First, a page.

Uncertainty due to systematic error

When the result of five laboratories were combined, the mean of absorbance for all (n=100) the results was 3.3581 and standard deviation was 0.36825. Relative standard uncertainty due to reference sample was calculated as 0.10966. A laboratory result can be precise but may not be accurate. Inaccuracy in such cases is attributable to lack of validity, a measure of systemic error quantified as bias. Certified reference materials (CRM) are ideal control materials when available and can be regarded as ultimate standards of validity for measuring systematic error of any analytical method. The use of commercially available CRM may sometimes not be appropriate for laboratories due to the high cost of CRMs and non-availability in sufficient amounts for use as reference sample over extended periods. Alternately, a defined reference sample/proficiency sample tested by multiple laboratories on the same assay can be considered as an optimized option manageable in a resource limited setting.

Uncertainty due to routine analytical imprecision

As presented in Figure 1, the sources of uncertainty due to antigen-antibody reaction step were: dispensing of diluents, samples and kit controls into the well and reaction time. The sources of uncertainty due to TMB substrate reaction step were: mixing of TMB and substrate solution, dispensing of TMB substrate into the well and reaction time. Relative standard uncertainty due to reaction steps was calculated as following.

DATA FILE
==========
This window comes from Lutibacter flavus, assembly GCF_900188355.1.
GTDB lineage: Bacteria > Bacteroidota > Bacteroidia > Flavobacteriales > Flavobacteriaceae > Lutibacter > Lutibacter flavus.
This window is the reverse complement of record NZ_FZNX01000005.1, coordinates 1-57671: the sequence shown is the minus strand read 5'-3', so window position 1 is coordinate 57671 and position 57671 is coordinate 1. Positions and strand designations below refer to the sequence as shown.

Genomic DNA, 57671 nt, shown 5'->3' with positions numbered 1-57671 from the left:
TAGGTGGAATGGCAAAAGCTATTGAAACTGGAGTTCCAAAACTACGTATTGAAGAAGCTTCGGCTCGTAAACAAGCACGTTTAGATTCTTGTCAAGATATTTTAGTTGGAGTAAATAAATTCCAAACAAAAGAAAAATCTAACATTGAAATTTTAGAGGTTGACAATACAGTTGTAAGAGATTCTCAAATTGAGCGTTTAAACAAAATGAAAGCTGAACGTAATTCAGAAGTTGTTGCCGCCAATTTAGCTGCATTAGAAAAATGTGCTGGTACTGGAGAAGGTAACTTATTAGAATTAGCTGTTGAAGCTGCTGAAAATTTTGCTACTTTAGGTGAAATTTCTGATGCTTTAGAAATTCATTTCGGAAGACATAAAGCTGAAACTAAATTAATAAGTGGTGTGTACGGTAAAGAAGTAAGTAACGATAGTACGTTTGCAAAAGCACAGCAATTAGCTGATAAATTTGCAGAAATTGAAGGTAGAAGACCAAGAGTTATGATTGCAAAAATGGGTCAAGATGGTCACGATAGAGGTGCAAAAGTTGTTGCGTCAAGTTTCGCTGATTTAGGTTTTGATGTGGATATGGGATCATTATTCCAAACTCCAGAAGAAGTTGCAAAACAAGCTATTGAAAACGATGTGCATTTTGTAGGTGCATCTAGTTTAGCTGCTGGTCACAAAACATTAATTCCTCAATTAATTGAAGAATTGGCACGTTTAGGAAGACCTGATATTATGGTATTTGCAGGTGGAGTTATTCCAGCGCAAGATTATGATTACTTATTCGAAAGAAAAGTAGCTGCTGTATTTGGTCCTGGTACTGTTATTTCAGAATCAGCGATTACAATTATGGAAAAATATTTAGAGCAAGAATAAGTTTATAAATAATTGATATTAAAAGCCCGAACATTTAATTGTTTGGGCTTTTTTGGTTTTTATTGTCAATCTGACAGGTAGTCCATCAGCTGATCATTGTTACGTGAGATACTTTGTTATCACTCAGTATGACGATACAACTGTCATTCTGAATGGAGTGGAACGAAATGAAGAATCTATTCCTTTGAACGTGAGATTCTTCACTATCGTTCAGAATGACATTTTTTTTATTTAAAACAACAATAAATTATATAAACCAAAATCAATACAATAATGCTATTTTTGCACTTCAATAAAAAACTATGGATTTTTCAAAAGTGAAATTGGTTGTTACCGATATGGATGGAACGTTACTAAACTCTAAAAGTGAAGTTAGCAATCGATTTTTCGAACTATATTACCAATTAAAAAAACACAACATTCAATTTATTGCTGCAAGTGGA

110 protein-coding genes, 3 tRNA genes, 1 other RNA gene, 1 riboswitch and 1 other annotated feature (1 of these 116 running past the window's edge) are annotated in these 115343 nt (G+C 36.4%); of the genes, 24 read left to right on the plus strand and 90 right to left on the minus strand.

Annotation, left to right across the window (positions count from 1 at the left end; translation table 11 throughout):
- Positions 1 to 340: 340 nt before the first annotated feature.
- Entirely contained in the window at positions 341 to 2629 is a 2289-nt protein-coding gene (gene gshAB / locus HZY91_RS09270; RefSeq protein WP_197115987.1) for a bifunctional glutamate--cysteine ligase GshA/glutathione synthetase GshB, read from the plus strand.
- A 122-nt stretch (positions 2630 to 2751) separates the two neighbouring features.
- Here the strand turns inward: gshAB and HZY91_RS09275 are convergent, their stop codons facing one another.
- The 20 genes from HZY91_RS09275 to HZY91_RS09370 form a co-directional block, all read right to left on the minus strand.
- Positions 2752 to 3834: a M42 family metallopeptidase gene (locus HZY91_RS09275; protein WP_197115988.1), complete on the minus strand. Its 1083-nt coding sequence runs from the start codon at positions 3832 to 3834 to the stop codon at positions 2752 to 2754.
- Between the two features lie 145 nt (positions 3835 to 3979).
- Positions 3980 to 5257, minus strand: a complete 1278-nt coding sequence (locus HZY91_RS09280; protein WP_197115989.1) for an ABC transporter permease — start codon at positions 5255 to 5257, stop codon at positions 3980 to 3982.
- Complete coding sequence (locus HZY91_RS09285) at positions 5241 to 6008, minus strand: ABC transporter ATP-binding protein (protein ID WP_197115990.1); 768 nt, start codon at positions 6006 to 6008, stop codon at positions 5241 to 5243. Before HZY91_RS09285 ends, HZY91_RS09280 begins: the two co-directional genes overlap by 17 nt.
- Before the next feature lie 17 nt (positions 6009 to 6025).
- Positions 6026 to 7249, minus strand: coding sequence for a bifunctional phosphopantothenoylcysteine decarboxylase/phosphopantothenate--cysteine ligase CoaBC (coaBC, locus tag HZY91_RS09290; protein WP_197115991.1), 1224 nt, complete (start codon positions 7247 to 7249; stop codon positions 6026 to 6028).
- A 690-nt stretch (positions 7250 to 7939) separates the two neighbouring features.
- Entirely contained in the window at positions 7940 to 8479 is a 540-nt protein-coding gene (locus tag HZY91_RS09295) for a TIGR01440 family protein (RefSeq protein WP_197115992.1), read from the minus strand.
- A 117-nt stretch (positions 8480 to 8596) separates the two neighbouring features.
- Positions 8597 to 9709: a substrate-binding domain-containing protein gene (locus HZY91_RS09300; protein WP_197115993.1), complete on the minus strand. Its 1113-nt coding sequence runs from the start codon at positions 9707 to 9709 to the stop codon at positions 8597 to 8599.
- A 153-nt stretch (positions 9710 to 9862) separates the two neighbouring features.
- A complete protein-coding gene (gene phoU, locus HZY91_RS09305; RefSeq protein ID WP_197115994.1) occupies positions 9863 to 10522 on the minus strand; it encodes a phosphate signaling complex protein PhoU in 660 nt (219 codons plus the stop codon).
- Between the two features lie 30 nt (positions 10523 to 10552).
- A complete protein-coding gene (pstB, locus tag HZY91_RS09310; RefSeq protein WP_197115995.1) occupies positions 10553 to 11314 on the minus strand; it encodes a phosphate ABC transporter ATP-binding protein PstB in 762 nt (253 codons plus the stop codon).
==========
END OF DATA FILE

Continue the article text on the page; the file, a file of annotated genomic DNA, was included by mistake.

(Eqn. 5)

                                                             (Eqn. 6)

Reading for the absorbance of the sample measured by the ELISA reader was expected to vary due to the non-identical repetitions, so there existed a random error for the measured absorbance forming a rectangular distribution. The main uncertainties were due to the non-homogeneity of the 96 well plates or edge effects. Uncertainty associated with the absorbance measure was quoted by the manufacturer as linearity (0.02) and repeatability (0.05).

Uncertainty due to absorbance measure =                                                                 (Eqn. 7)

Relative standard uncertainty was then quantified as                                                            (Eqn. 8)

Relative standard deviation due to routine analytical imprecision was calculated by using the following equation:

                                                                                                  (Eqn. 9)

 

Combined uncertainty and uncertainty budget

The evaluation of uncertainty mainly depends on detailed knowledge of the measurand and the measurement procedure used. The quality and utility of the uncertainty quoted for the result of a measurement did depend on the understanding of the critical analysis and integrity of those who contributed to the ascertainment of its value. GUM proposed a “bottom-up approach” to quantitatively evaluate the ‘combined uncertainty’ of a measurement. This method quantified the MU associated with the individual effects and analytical steps that resulted in the random and systematic errors of the measurements (6). Alternatively, the “top-down” approach was intended to obtain a reliable estimate for the uncertainty, without necessarily knowing any of the sources individually. It relied on the overall reproducibility estimates either from in-house or inter-laboratory measurement trials. Also, a combination of the different approaches were needed often to assess the uncertainty (21). In the present study, the measurement of uncertainty of the method was calculated following a GUM “bottom up approach” that was based on long experience and reflected common practices (4, 22).